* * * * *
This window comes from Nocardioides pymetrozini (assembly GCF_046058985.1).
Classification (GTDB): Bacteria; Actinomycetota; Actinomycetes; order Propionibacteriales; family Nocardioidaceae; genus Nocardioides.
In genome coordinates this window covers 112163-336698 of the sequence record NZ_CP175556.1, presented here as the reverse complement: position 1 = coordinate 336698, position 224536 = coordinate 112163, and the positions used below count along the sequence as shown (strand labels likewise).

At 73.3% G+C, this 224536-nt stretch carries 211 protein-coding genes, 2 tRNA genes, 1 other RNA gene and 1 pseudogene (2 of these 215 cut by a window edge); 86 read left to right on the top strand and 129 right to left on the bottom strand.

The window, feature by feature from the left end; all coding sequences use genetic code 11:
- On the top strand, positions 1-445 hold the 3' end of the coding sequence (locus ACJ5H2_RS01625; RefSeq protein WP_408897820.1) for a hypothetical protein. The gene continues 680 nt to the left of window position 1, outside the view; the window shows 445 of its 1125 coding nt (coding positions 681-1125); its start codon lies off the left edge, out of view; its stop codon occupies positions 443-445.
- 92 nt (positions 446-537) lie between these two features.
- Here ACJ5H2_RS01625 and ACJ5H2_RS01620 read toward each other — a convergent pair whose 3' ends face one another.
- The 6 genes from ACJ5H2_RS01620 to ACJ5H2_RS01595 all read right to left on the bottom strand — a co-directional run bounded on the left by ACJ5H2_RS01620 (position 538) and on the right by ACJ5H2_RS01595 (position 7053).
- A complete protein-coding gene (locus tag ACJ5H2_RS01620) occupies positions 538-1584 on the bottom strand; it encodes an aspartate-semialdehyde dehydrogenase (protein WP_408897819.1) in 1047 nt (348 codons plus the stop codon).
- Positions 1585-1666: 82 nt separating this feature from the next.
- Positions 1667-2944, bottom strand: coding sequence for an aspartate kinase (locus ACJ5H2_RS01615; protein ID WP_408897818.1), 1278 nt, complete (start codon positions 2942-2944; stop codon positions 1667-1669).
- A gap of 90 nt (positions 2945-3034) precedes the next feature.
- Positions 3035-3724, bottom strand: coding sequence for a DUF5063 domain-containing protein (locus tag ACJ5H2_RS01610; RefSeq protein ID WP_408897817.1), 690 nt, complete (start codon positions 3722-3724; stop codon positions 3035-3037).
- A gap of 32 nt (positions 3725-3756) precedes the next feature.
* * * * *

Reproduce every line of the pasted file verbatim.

This window comes from Nocardioides pymetrozini (assembly GCF_046058985.1).
Classification (GTDB): Bacteria; Actinomycetota; Actinomycetes; order Propionibacteriales; family Nocardioidaceae; genus Nocardioides.
In genome coordinates this window covers 112163-336698 of the sequence record NZ_CP175556.1, presented here as the reverse complement: position 1 = coordinate 336698, position 224536 = coordinate 112163, and the positions used below count along the sequence as shown (strand labels likewise).

At 73.3% G+C, this 224536-nt stretch carries 211 protein-coding genes, 2 tRNA genes, 1 other RNA gene and 1 pseudogene (2 of these 215 cut by a window edge); 86 read left to right on the top strand and 129 right to left on the bottom strand.

The window, feature by feature from the left end; all coding sequences use genetic code 11:
- On the top strand, positions 1-445 hold the 3' end of the coding sequence (locus ACJ5H2_RS01625; RefSeq protein WP_408897820.1) for a hypothetical protein. The gene continues 680 nt to the left of window position 1, outside the view; the window shows 445 of its 1125 coding nt (coding positions 681-1125); its start codon lies off the left edge, out of view; its stop codon occupies positions 443-445.
- 92 nt (positions 446-537) lie between these two features.
- Here ACJ5H2_RS01625 and ACJ5H2_RS01620 read toward each other — a convergent pair whose 3' ends face one another.
- The 6 genes from ACJ5H2_RS01620 to ACJ5H2_RS01595 all read right to left on the bottom strand — a co-directional run bounded on the left by ACJ5H2_RS01620 (position 538) and on the right by ACJ5H2_RS01595 (position 7053).
- A complete protein-coding gene (locus tag ACJ5H2_RS01620) occupies positions 538-1584 on the bottom strand; it encodes an aspartate-semialdehyde dehydrogenase (protein WP_408897819.1) in 1047 nt (348 codons plus the stop codon).
- Positions 1585-1666: 82 nt separating this feature from the next.
- Positions 1667-2944, bottom strand: coding sequence for an aspartate kinase (locus ACJ5H2_RS01615; protein ID WP_408897818.1), 1278 nt, complete (start codon positions 2942-2944; stop codon positions 1667-1669).
- A gap of 90 nt (positions 2945-3034) precedes the next feature.
- Positions 3035-3724, bottom strand: coding sequence for a DUF5063 domain-containing protein (locus tag ACJ5H2_RS01610; RefSeq protein ID WP_408897817.1), 690 nt, complete (start codon positions 3722-3724; stop codon positions 3035-3037).
- A gap of 32 nt (positions 3725-3756) precedes the next feature.